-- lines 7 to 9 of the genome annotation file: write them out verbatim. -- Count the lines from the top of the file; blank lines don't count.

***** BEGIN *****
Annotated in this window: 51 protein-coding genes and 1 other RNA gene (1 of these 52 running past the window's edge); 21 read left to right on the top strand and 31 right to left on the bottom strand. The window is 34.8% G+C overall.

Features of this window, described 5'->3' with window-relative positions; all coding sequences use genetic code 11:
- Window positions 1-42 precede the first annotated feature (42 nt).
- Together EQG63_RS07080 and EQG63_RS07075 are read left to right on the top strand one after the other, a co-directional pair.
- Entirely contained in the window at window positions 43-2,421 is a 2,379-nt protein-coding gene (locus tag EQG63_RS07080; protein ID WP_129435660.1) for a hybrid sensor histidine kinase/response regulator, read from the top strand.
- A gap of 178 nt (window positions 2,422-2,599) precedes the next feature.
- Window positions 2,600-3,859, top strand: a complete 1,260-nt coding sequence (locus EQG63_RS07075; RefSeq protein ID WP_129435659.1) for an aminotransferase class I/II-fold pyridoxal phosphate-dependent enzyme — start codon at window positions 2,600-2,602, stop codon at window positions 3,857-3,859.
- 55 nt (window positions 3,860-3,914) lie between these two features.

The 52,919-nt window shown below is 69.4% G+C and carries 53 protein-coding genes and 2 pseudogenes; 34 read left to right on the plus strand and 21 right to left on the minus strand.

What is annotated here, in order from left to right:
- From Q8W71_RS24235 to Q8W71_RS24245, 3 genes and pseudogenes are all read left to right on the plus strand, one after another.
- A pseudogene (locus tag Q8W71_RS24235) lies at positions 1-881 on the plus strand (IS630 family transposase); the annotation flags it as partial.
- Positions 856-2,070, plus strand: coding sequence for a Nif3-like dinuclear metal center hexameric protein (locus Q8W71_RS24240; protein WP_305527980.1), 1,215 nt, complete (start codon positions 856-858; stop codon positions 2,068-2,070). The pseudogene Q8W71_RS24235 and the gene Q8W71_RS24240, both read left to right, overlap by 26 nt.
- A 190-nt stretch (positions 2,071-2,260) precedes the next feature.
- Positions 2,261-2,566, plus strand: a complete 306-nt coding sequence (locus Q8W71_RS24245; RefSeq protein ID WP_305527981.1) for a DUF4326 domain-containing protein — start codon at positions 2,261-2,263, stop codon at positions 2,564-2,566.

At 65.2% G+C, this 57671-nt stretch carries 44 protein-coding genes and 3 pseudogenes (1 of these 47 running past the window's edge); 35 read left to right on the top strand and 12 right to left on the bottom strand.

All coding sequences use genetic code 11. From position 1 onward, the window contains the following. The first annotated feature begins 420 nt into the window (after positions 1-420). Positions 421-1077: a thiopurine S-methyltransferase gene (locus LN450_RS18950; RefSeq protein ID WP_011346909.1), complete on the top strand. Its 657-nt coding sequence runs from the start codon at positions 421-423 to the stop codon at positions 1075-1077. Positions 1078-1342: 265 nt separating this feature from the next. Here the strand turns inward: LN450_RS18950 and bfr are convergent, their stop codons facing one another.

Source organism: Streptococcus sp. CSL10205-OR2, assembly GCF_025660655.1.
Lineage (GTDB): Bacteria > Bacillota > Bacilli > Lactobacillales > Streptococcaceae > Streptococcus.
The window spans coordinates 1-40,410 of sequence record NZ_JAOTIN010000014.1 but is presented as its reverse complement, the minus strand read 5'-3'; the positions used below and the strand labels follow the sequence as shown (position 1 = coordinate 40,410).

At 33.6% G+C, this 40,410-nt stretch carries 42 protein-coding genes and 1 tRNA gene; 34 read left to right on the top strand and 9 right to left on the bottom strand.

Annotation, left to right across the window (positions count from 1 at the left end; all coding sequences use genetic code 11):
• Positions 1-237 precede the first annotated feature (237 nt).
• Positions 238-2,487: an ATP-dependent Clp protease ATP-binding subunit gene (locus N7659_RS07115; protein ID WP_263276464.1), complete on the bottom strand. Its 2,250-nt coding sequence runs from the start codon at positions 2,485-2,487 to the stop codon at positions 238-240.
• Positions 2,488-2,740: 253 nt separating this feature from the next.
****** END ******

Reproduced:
- Window positions 2,600-3,859, top strand: a complete 1,260-nt coding sequence (locus EQG63_RS07075; RefSeq protein ID WP_129435659.1) for an aminotransferase class I/II-fold pyridoxal phosphate-dependent enzyme — start codon at window positions 2,600-2,602, stop codon at window positions 3,857-3,859.
- 55 nt (window positions 3,860-3,914) lie between these two features.

The 52,919-nt window shown below is 69.4% G+C and carries 53 protein-coding genes and 2 pseudogenes; 34 read left to right on the plus strand and 21 right to left on the minus strand.